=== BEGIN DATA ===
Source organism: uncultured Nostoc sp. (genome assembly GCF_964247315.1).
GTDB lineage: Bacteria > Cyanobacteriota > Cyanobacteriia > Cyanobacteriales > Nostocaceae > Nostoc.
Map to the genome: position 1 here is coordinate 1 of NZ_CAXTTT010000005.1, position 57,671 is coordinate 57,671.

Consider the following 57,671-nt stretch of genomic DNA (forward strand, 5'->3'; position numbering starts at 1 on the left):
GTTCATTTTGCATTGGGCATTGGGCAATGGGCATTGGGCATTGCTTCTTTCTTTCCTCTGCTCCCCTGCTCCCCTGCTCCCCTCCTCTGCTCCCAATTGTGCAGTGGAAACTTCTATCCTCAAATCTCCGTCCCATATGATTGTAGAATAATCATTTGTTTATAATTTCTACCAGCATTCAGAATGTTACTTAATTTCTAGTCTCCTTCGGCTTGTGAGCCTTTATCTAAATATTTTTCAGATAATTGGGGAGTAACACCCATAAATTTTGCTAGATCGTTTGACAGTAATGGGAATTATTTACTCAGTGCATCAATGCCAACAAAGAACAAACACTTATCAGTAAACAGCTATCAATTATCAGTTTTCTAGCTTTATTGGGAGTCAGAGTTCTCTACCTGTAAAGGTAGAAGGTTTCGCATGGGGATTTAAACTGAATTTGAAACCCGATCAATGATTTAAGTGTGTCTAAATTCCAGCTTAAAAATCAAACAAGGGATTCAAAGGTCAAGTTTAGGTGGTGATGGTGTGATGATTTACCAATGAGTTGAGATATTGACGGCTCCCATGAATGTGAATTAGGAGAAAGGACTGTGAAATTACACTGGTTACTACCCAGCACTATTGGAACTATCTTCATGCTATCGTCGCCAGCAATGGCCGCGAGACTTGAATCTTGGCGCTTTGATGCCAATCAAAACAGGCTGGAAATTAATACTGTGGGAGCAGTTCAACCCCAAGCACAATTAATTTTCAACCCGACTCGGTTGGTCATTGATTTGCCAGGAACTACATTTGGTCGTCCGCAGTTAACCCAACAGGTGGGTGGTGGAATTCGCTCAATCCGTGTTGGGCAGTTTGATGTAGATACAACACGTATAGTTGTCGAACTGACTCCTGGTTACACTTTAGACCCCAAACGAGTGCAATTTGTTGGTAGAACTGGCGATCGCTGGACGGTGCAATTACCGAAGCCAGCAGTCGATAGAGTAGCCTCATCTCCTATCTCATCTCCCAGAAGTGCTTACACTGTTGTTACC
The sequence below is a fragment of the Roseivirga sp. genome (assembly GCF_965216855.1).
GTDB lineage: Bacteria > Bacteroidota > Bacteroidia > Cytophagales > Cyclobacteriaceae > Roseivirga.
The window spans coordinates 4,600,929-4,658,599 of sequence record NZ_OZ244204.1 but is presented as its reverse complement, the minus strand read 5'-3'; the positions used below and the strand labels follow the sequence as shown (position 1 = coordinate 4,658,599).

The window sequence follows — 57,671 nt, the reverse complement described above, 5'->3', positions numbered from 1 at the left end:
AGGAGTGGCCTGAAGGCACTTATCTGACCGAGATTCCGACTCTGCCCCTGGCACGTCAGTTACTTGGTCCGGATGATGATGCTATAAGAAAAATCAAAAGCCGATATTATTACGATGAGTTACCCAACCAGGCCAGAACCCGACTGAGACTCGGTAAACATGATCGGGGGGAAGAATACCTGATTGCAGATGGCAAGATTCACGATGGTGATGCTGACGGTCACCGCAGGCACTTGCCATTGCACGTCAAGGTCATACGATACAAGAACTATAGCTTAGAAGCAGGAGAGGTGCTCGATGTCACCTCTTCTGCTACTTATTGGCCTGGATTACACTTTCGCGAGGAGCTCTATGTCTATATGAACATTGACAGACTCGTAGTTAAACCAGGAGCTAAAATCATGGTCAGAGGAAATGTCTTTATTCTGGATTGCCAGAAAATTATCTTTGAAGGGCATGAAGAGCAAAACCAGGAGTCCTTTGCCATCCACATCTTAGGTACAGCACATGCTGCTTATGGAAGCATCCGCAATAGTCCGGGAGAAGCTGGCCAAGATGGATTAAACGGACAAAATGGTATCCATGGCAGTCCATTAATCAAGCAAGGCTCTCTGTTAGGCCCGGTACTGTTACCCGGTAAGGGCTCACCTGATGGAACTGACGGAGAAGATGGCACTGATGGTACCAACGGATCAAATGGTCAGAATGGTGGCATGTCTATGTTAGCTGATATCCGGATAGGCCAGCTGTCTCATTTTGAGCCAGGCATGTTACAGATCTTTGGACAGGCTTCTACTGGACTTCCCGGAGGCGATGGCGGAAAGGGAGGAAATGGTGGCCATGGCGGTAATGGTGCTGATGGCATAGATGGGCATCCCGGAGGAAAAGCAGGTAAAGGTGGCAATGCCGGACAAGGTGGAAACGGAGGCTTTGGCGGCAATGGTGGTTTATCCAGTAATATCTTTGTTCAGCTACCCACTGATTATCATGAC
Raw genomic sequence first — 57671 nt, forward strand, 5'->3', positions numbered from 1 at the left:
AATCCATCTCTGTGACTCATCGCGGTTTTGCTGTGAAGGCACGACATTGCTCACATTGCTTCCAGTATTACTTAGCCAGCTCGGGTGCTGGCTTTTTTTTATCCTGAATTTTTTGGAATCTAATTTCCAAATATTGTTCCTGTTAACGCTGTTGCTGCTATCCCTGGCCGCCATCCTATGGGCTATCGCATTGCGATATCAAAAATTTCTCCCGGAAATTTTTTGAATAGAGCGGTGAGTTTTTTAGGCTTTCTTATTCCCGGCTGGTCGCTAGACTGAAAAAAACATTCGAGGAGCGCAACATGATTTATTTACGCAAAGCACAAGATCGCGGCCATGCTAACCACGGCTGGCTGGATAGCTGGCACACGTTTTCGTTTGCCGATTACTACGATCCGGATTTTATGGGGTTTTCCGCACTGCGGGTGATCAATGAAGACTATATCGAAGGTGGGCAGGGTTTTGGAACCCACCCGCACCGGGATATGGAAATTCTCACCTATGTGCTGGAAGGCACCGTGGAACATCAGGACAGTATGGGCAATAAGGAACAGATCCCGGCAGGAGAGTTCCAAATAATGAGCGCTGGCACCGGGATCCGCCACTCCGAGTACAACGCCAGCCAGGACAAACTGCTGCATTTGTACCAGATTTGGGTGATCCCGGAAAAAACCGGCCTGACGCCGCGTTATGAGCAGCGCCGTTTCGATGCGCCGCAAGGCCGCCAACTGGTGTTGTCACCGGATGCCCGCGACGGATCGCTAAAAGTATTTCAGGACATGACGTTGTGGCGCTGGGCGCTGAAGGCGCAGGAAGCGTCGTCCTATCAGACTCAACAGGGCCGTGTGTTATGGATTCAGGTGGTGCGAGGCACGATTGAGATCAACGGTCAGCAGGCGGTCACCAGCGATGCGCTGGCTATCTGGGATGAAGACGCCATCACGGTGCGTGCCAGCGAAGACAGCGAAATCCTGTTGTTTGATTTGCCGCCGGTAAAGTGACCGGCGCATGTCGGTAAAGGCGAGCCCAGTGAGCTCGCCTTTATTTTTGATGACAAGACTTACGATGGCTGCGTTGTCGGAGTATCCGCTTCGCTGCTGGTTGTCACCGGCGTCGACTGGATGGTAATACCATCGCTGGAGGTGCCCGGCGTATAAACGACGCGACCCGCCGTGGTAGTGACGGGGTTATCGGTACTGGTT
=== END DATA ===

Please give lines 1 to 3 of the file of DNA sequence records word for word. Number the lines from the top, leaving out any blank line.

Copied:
Source organism: uncultured Nostoc sp. (genome assembly GCF_964247315.1).
GTDB lineage: Bacteria > Cyanobacteriota > Cyanobacteriia > Cyanobacteriales > Nostocaceae > Nostoc.
Map to the genome: position 1 here is coordinate 1 of NZ_CAXTTT010000005.1, position 57,671 is coordinate 57,671.